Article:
An important collection of historical documents highlights this region's relationship with water: the Takagi-ke Monjo, which is kept in the Nagoya University Library. It was designated as a nationally Important Cultural Property last year, the first such designation for Meidai. The House of Takagi was a hatamoto - a vassal of the Tokugawa Shogunate -headquartered in the County of Ishizu in the Mino Province (today's Kamiishizu in Ogaki City) and was responsible, by order of the shogunate government, for the water management of the Kiso Three Rivers and their basins. The collection consists of some 100,000 documents and drawings dating from the Edo and the early Meiji periods and is first class both in quality and volume. Particularly important among them are over 14,000 documents on water management, which are highly rare and of national significance.
When these documents faced the threat of dispersion and loss in the post-WWII upheaval, a concerned intermediary arranged for Meidai to take custody of them for safekeeping, which the university accepted. Meidai embarked on a university-wide project to catalogue the collection and, since the start of this century, has been turning the documents into digital images for public access.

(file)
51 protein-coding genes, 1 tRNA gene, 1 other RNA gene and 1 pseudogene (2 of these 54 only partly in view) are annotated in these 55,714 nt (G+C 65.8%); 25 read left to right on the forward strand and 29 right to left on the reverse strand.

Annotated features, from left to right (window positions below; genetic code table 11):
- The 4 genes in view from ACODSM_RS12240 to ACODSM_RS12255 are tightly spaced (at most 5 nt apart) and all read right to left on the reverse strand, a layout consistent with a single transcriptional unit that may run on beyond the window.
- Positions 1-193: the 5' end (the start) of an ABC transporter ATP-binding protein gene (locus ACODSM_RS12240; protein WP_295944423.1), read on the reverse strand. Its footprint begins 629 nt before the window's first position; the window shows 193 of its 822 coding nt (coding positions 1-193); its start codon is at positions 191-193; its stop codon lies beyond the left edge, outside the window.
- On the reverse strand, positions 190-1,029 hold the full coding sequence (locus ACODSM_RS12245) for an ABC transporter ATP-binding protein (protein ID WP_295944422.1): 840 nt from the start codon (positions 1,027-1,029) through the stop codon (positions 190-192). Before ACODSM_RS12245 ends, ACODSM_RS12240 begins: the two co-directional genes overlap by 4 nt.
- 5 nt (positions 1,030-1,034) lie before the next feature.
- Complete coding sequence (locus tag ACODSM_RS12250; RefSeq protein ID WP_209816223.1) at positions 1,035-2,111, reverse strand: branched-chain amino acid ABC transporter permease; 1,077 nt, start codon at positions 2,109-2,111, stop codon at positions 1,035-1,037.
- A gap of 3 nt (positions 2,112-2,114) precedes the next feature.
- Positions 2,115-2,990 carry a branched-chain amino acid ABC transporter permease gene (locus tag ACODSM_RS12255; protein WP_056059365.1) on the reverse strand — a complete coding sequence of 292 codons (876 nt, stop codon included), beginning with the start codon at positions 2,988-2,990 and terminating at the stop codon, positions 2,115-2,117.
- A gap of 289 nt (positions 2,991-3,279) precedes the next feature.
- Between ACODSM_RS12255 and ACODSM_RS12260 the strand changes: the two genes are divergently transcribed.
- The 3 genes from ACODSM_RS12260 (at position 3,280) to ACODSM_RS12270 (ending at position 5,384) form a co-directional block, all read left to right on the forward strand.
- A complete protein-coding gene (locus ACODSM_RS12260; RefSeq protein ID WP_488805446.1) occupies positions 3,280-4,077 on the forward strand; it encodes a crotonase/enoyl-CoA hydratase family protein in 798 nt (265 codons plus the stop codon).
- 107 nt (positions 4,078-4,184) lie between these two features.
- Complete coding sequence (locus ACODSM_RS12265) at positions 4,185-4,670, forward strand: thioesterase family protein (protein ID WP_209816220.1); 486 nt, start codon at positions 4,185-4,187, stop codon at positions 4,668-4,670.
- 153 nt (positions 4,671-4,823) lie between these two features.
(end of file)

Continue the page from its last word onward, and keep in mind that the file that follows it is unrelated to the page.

Professor Masanori Akiyama of Gifu Shotoku Gakuen University, a historian, has been researching the history of water management in the three rivers' basin at the Nagoya University Library for many years, drawing mainly on the Takagi-ke Monjo. He was invited to a special symposium held at the end of December, the last of the commemoratory series of events, and gave a talk on the history of water management in the drainage basin of the Kiso Three Rivers. The talk's focus was on the historical background of the Nobi Plain, which was devastated by the Isewan Typhoon; it described how the idea of separating the lower reaches of the three confluent, flood-prone rivers as a disaster mitigation measure came about, and explained how the complex and conflicting interests of the areas affected by the works had to be negotiated. The rich depository of drawings and documents enabled him to bring to life the history of a region faced with the challenge of living with natural disasters.

When the 2019 Typhoon Number 19 caused the Chikuma River to flood, it was reported that the local lore about a major flood called Inu no Mansui (Inundation of the Year of the Dog), which occurred in 1742, helped people escape to safety. 1742 was also the year when a plea was lodged for the project to separate the Kiso Three Rivers to take place, but the shogunate government rejected it in order to prioritize recovery efforts in central Japan following Inu no Mansui. It took until 1754 for the government to embark on the Kiso Three Rivers improvement work, known as Horeki era Chisui, and the Satsuma Domain (modern-day Kagoshima) was ordered to take on the task.